Howard Moore in National Spotlight via His UW Recruit Frank Kaminsky

Howard Moore has been answering questions all week about Wisconsin's Frank Kaminsky and the Badgers Final Four run.
Howard Moore has been answering questions all week about Wisconsin's Frank Kaminsky and the Badgers Final Four run.

April 2, 2014

CHICAGO - With NCAA Final Four action just days away, UIC head men's basketball coach Howard Moore has been answering a flood of questions this week from national media about Wisconsin's Final Four run and its star center Frank Kaminsky.  Moore recruited the 7-foot Kaminsky to Madison in the spring of 2010, just months before Moore was tabbed to be the Flames' head coach. Moore served on the UW coaching staff as an assistant for five seasons and also played collegiately for the Badgers.

Kaminsky flew under the radar during his high school days at Benet Academy, but Moore saw potential in the "raw, 6-10 kid" from Lisle, Ill., and convinced Wisconsin Head Coach Bo Ryan to offer him a scholarship. 

The Badgers will face powerhouse Kentucky in the national semifinals on Saturday night after ousting No. 1 seed Arizona in the Elite Eight.  Kaminsky led the way with 28 points and 11 rebounds to give Bo Ryan his first Final Four appearance.

See below for a collection of articles featuring Howard Moore and his connection to Kaminsky and Wisconsin Basketball...

Moore became more enamored with Kaminsky over the course of his junior season, especially after his performance in the state tournament. By the time Kaminsky followed that up with a breakout spring for his AAU program, Moore had already started to urge Wisconsin coach Bo Ryan to offer a scholarship to Kaminsky before another Big Ten-level program beat them to the punch.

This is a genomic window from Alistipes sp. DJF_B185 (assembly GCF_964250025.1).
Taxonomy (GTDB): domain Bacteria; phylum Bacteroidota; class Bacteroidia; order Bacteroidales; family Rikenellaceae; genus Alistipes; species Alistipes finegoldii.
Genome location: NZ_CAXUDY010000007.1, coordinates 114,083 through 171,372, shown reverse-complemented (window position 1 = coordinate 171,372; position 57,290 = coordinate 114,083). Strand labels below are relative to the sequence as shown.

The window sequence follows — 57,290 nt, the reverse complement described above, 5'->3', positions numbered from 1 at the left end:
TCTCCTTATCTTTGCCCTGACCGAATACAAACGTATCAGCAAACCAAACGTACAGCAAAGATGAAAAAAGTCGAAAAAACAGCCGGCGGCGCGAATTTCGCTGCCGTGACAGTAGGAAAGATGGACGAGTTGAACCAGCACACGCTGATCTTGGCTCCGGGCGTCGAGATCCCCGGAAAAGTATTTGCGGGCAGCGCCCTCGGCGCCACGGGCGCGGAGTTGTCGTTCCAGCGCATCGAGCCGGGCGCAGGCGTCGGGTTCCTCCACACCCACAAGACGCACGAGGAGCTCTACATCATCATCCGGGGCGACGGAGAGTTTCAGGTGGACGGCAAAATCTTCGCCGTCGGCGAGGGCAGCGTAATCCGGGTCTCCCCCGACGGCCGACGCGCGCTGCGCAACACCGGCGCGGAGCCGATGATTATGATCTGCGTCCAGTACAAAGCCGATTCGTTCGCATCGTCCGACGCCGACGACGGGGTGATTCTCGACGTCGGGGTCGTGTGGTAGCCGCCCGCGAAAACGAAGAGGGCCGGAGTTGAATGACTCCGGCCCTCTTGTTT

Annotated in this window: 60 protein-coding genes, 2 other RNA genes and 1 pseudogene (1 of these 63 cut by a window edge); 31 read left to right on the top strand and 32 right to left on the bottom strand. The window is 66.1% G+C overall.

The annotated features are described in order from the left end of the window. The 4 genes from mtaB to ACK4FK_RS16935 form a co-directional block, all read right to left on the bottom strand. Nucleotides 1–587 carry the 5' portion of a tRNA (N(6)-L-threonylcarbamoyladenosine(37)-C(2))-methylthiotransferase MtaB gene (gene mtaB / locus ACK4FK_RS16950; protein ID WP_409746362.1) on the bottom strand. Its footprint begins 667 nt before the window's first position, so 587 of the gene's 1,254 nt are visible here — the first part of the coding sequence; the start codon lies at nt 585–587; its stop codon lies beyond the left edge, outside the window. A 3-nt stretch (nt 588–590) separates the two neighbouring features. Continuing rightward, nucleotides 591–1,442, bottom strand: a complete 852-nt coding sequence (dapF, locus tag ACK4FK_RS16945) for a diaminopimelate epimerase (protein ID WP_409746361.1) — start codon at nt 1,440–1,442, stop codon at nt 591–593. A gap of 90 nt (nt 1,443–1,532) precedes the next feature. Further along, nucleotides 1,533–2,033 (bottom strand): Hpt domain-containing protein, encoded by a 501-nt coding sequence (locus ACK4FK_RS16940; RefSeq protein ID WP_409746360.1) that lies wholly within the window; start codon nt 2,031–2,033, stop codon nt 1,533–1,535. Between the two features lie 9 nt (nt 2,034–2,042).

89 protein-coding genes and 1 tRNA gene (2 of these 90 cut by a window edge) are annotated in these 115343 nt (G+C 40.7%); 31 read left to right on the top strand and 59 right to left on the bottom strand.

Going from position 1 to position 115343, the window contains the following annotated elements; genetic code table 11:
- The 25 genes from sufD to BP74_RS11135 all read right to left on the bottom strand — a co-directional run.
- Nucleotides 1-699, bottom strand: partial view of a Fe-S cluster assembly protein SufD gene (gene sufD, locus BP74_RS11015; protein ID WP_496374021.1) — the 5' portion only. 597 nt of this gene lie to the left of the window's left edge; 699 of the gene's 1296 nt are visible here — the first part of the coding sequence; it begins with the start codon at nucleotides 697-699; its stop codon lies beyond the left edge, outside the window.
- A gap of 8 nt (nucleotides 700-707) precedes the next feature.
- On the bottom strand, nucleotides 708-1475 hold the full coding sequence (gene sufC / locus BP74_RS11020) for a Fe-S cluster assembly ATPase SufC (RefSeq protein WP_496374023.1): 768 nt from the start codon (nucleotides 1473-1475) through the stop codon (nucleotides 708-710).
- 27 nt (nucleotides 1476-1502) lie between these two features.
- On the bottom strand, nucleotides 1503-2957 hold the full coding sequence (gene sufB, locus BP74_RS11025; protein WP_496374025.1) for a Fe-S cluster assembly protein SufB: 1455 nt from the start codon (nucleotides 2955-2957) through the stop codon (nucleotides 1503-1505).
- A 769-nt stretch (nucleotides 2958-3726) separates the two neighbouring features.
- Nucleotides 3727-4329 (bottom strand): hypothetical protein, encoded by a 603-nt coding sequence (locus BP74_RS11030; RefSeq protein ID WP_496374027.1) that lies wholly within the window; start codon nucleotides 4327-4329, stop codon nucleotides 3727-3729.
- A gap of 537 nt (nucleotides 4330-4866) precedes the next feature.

"I just thought it was a no brainer because it was a perfect fit between what coach likes to have in bigs and what Frankie's abilities were," Moore said. "You saw a huge growth in Frank's game and his demeanor and his confidence over that short period of time. You look at that, his skill set, his size and his basketball IQ, and I was like, 'Wow, this kid can be really good.'"



Yahoo Sports (Jeff EisenbergFULL ARTICLE

When Howard Moore walked into the Hinsdale Central High School gym on March 16, 2010, he wasn't exactly expecting to find the player who four years later would lead Wisconsin to the Final Four.

As it was, the Badgers weren't really in play for Simeon freshman phenom Jabari Parker.

No, the then-assistant Wisconsin coach in charge of recruiting Chicago wasn't there to see Parker. The Badgers, who had lost out on St. Ignatius forward Nnanna Egwu to Illinois, were in need of a big man.

And that night in Hinsdale, Moore found his guy.

"I saw a raw, 6-10 kid that was very, very skilled," Moore, now Illinois-Chicago's head coach, told on Tuesday. "He had the ability to pass and shoot. He did a lot of nice things as a basketball player."

That player was Frank Kaminsky, then a junior at Benet Academy in Lisle, Ill., and future star of the 2014 NCAA Tournament.

CBS Chicago (Adam Hoge)  FULL ARTICLE

"I'd be a liar if I told you I saw him doing what he's doing now," said Illinois-Chicago coach Howard Moore, who recruited him as a Wisconsin assistant.

Yet there were signs that Kaminsky would eventually epitomize Wisconsin's style. In a 2011 game between the No. 1 and No. 2 high-school teams in Illinois, Kaminsky's Benet Academy played Simeon, a Chicago team that featured a young Jabari Parker, a high-school sophomore already seen as an NBA talent.

Wall Street Journal (Ben CoehnFULL ARTICLE

Howard Moore just finished a 6-25 season, yet the men's basketball head coach at University of Illinois at Chicago is all smiles.

That's because his alma mater, Wisconsin, where Moore played and served as an assistant for five seasons under Bo Ryan, is headed to the Final Four.

DNAinfo Chicago (Justin Breen)  FULL ARTICLE

Moore compared Kaminsky to Kurt Portmann, a similarly skilled big man who played at Wisconsin in the 1980s. Unfortunately for Portmann, the inside-out game he and Kaminsky have in common was viewed as soft. With basketball trending toward big men who can stretch the floor, that style is appealing.

Chicago Sun-Times (Seth Gruen)  FULL ARTICLE - published on Jan. 14